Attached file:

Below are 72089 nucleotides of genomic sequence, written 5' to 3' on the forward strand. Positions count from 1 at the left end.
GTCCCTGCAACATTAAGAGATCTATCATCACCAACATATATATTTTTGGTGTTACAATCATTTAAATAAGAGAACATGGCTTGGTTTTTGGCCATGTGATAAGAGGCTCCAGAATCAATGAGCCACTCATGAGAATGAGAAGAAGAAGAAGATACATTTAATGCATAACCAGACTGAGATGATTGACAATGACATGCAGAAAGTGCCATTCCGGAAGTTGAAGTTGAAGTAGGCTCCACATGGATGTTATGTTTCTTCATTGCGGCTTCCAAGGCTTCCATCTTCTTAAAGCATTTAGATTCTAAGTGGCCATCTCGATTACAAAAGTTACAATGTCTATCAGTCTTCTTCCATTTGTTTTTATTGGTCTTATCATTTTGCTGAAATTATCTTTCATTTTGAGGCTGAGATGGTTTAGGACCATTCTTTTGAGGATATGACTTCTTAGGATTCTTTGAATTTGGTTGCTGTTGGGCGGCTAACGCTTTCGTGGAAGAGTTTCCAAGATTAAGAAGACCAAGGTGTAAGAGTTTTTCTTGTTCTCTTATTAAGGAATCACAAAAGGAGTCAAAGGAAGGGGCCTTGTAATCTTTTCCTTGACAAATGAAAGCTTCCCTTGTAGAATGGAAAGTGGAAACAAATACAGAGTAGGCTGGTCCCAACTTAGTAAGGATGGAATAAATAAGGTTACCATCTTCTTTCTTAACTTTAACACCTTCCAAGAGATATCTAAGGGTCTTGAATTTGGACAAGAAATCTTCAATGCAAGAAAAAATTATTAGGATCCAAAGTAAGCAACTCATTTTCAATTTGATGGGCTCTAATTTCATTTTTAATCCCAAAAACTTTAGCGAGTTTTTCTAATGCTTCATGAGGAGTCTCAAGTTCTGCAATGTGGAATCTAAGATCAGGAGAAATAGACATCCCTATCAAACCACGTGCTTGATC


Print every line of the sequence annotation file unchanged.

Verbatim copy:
Below are 72089 nucleotides of genomic sequence, written 5' to 3' on the forward strand. Positions count from 1 at the left end.
GTCCCTGCAACATTAAGAGATCTATCATCACCAACATATATATTTTTGGTGTTACAATCATTTAAATAAGAGAACATGGCTTGGTTTTTGGCCATGTGATAAGAGGCTCCAGAATCAATGAGCCACTCATGAGAATGAGAAGAAGAAGAAGATACATTTAATGCATAACCAGACTGAGATGATTGACAATGACATGCAGAAAGTGCCATTCCGGAAGTTGAAGTTGAAGTAGGCTCCACATGGATGTTATGTTTCTTCATTGCGGCTTCCAAGGCTTCCATCTTCTTAAAGCATTTAGATTCTAAGTGGCCATCTCGATTACAAAAGTTACAATGTCTATCAGTCTTCTTCCATTTGTTTTTATTGGTCTTATCATTTTGCTGAAATTATCTTTCATTTTGAGGCTGAGATGGTTTAGGACCATTCTTTTGAGGATATGACTTCTTAGGATTCTTTGAATTTGGTTGCTGTTGGGCGGCTAACGCTTTCGTGGAAGAGTTTCCAAGATTAAGAAGACCAAGGTGTAAGAGTTTTTCTTGTTCTCTTATTAAGGAATCACAAAAGGAGTCAAAGGAAGGGGCCTTGTAATCTTTTCCTTGACAAATGAAAGCTTCCCTTGTAGAATGGAAAGTGGAAACAAATACAGAGTAGGCTGGTCCCAACTTAGTAAGGATGGAATAAATAAGGTTACCATCTTCTTTCTTAACTTTAACACCTTCCAAGAGATATCTAAGGGTCTTGAATTTGGACAAGAAATCTTCAATGCAAGAAAAAATTATTAGGATCCAAAGTAAGCAACTCATTTTCAATTTGATGGGCTCTAATTTCATTTTTAATCCCAAAAACTTTAGCGAGTTTTTCTAATGCTTCATGAGGAGTCTCAAGTTCTGCAATGTGGAATCTAAGATCAGGAGAAATAGACATCCCTATCAAACCACGTGCTTGATC